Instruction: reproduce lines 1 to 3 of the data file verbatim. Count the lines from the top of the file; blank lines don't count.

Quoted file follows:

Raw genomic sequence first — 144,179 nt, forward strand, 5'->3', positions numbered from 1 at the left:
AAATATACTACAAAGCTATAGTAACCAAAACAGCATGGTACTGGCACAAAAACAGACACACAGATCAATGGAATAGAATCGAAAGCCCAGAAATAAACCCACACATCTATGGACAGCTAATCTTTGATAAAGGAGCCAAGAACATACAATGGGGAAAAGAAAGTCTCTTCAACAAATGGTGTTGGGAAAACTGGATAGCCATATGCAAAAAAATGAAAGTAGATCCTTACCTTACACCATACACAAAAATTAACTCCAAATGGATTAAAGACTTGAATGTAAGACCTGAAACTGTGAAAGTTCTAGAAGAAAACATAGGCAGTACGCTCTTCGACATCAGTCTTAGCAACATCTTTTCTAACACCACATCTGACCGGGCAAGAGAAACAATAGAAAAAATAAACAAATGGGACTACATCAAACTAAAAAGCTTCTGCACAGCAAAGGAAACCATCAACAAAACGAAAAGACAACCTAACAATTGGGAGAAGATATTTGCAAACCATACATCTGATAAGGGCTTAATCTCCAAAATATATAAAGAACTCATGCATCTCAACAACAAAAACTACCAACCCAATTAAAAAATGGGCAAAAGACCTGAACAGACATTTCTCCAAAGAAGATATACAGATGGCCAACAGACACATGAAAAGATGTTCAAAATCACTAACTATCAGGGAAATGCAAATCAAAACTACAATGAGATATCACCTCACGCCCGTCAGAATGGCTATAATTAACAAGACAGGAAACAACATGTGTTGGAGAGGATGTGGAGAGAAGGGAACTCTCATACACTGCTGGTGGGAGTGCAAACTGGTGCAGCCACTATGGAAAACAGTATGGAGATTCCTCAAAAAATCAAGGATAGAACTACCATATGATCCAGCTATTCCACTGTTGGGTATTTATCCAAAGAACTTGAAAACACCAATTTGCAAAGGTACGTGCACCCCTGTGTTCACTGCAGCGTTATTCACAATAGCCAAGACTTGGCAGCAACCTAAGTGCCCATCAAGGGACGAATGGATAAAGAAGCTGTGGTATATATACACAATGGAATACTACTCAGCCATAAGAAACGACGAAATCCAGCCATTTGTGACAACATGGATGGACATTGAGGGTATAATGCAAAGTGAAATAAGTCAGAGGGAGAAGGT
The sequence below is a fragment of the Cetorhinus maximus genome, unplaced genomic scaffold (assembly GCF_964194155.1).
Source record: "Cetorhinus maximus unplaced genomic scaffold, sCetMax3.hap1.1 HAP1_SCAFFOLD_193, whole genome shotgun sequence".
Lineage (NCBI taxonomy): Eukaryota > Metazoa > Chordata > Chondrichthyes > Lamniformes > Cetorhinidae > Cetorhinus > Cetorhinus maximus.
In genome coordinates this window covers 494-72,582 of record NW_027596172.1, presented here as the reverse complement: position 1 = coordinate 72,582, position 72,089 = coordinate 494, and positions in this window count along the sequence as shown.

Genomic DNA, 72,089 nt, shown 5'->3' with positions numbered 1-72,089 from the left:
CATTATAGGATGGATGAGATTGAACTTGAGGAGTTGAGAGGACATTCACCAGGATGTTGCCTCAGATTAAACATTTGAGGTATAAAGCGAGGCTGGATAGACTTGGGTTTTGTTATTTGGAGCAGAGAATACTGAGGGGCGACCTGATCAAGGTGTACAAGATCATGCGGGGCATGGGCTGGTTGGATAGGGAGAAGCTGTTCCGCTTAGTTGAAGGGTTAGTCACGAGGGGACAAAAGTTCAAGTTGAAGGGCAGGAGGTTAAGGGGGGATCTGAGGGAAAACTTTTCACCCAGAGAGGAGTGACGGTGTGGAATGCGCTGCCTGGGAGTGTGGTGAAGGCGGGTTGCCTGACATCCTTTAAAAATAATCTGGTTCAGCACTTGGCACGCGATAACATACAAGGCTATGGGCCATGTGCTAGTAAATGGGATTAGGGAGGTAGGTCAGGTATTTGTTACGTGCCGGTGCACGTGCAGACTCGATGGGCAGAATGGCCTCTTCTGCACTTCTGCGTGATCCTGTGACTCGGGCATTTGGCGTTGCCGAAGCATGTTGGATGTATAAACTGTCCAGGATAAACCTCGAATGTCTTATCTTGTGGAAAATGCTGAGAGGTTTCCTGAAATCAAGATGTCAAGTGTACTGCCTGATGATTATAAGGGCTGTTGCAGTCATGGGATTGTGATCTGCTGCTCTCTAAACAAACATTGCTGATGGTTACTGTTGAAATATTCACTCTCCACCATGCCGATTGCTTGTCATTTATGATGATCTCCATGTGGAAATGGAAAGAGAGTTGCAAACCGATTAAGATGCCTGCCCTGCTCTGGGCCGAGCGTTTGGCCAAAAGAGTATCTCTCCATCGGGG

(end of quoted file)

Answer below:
Raw genomic sequence first — 144,179 nt, forward strand, 5'->3', positions numbered from 1 at the left:
AAATATACTACAAAGCTATAGTAACCAAAACAGCATGGTACTGGCACAAAAACAGACACACAGATCAATGGAATAGAATCGAAAGCCCAGAAATAAACCCACACATCTATGGACAGCTAATCTTTGATAAAGGAGCCAAGAACATACAATGGGGAAAAGAAAGTCTCTTCAACAAATGGTGTTGGGAAAACTGGATAGCCATATGCAAAAAAATGAAAGTAGATCCTTACCTTACACCATACACAAAAATTAACTCCAAATGGATTAAAGACTTGAATGTAAGACCTGAAACTGTGAAAGTTCTAGAAGAAAACATAGGCAGTACGCTCTTCGACATCAGTCTTAGCAACATCTTTTCTAACACCACATCTGACCGGGCAAGAGAAACAATAGAAAAAATAAACAAATGGGACTACATCAAACTAAAAAGCTTCTGCACAGCAAAGGAAACCATCAACAAAACGAAAAGACAACCTAACAATTGGGAGAAGATATTTGCAAACCATACATCTGATAAGGGCTTAATCTCCAAAATATATAAAGAACTCATGCATCTCAACAACAAAAACTACCAACCCAATTAAAAAATGGGCAAAAGACCTGAACAGACATTTCTCCAAAGAAGATATACAGATGGCCAACAGACACATGAAAAGATGTTCAAAATCACTAACTATCAGGGAAATGCAAATCAAAACTACAATGAGATATCACCTCACGCCCGTCAGAATGGCTATAATTAACAAGACAGGAAACAACATGTGTTGGAGAGGATGTGGAGAGAAGGGAACTCTCATACACTGCTGGTGGGAGTGCAAACTGGTGCAGCCACTATGGAAAACAGTATGGAGATTCCTCAAAAAATCAAGGATAGAACTACCATATGATCCAGCTATTCCACTGTTGGGTATTTATCCAAAGAACTTGAAAACACCAATTTGCAAAGGTACGTGCACCCCTGTGTTCACTGCAGCGTTATTCACAATAGCCAAGACTTGGCAGCAACCTAAGTGCCCATCAAGGGACGAATGGATAAAGAAGCTGTGGTATATATACACAATGGAATACTACTCAGCCATAAGAAACGACGAAATCCAGCCATTTGTGACAACATGGATGGACATTGAGGGTATAATGCAAAGTGAAATAAGTCAGAGGGAGAAGGT
The sequence below is a fragment of the Cetorhinus maximus genome, unplaced genomic scaffold (assembly GCF_964194155.1).